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UK: Food industry fights ‘traffic-light’ food labelling scheme

Britain has introduced a voluntary “traffic-light” food labelling system that will help make it easier for people to choose a healthier diet.

The British food industry disagrees with this. Too many of their products would get a red light – meaning eat occasionally or as a treat, if at all. They have launched a system of their own, based on recommended daily allowances. The trouble is, half the adult population and most children can’t understand it.

Research finds fatal flaw in industry’s food labelling scheme

Sustain’s Children’s Food Campaign has found that “almost half of all adults (47 percent) lack the numerical skills to use the percentages used in industry’s labelling scheme.”

Their figures come from the Department for Education’s Skills for Life survey.

Co-ordinator Richard Watts, said: “The food industry will be aware that their new labels will be useless to almost half of adults and most children, who simply lack the complex mathematical skills to interpret them. It is no wonder that the public find traffic light food labels simpler and easier to use.”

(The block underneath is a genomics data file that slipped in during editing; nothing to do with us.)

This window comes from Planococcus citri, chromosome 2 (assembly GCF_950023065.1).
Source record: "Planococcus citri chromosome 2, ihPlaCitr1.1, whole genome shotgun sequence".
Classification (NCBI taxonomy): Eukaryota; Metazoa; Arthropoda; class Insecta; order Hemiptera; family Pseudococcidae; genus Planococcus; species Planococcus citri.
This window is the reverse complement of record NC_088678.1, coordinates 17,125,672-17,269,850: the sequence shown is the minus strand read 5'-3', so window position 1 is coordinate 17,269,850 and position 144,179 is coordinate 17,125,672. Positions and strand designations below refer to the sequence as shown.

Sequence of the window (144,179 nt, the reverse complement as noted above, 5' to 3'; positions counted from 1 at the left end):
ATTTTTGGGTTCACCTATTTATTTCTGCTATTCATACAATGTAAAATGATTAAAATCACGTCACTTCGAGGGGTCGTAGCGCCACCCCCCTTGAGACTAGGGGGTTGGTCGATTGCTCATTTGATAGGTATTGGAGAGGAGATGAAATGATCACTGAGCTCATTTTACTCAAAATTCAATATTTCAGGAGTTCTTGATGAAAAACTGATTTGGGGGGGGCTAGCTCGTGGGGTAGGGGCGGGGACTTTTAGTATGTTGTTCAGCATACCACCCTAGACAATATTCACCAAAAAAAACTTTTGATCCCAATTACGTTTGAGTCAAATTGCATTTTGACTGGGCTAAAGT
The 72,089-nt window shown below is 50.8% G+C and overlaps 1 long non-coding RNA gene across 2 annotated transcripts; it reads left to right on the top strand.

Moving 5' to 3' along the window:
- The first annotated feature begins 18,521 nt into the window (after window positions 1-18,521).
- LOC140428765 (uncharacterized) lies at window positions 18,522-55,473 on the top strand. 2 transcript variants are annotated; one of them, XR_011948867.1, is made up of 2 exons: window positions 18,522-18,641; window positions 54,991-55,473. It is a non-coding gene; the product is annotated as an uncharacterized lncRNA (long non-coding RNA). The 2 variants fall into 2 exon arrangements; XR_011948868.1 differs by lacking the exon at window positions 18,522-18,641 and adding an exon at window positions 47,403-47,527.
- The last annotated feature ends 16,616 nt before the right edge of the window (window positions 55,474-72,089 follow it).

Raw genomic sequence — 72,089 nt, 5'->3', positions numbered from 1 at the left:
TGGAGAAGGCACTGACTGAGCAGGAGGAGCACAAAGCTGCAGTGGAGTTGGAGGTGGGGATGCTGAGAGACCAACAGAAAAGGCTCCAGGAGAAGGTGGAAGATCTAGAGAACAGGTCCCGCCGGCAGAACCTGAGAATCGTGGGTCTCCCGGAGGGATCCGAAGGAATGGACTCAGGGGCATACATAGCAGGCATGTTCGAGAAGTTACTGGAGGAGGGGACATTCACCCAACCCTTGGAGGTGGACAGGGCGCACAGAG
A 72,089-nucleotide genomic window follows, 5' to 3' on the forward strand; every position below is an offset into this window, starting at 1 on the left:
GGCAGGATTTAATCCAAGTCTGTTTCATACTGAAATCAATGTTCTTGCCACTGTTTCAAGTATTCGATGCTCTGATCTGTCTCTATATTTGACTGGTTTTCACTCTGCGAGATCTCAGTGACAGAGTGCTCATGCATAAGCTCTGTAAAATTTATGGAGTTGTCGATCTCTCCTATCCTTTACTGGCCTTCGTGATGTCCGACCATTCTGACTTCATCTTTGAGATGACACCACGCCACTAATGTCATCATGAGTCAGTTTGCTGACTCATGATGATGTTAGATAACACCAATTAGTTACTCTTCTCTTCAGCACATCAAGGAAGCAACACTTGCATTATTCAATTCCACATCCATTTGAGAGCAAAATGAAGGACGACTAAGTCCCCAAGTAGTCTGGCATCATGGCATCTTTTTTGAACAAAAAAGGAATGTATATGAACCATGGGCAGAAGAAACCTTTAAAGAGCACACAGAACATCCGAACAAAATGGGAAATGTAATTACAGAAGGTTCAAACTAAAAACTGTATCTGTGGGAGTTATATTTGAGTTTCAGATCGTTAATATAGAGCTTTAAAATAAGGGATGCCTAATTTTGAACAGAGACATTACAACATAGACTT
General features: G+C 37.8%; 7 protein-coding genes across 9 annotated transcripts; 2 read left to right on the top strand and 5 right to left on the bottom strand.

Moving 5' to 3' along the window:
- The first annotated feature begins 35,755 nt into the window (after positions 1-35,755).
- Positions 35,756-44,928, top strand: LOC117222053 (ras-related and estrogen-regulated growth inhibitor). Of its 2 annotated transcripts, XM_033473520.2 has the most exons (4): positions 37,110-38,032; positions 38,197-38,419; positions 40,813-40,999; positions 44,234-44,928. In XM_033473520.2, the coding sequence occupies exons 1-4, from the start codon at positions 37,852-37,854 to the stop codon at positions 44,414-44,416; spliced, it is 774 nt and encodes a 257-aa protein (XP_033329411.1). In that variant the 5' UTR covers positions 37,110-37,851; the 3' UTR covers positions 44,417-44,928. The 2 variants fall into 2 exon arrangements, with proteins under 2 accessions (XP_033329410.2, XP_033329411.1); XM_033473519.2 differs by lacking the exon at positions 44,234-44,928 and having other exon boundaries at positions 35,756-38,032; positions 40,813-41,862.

Read more: Sustain, 3 Jan 2007

Food agency takes on industry over junk labels

The Food Standards Agency will launch a series of short TV ads in January, reports the Guardian. These ads will tell shoppers how to follow a red, amber and green traffic light labelling system on the front of food packs. “The campaign is a direct response to a concerted attempt by leading food manufacturers and retailers, including Kellogg’s and Tesco, to derail the system,” the paper adds.

Read more: The Guardian, 28 Dec 2006

Why Kellogg’s saw red over labelling scheme

Kellogg’s is leading the British cereal industry’s fight against the traffic light system of classifying food.

The industry intends to ignore the voluntary Food Standards Agency recommendations because many of its products would get a red light. (Red means eat occasionally or as a treat food – if at all.)

Instead, it will promote a rival industry food labelling scheme based on recommended daily amounts.

Read more: The Guardian, 28 Dec 2006

Food firms take on official watchdog in battle of the labels

British food and drink giants have unveiled details of their campaign to promote a food labelling scheme that was earlier rejected by the government’s food watchdog the Food Standards Agency.

Read more: The Guardian, 4 Jan 2007

Published on January 3, 2007 in International news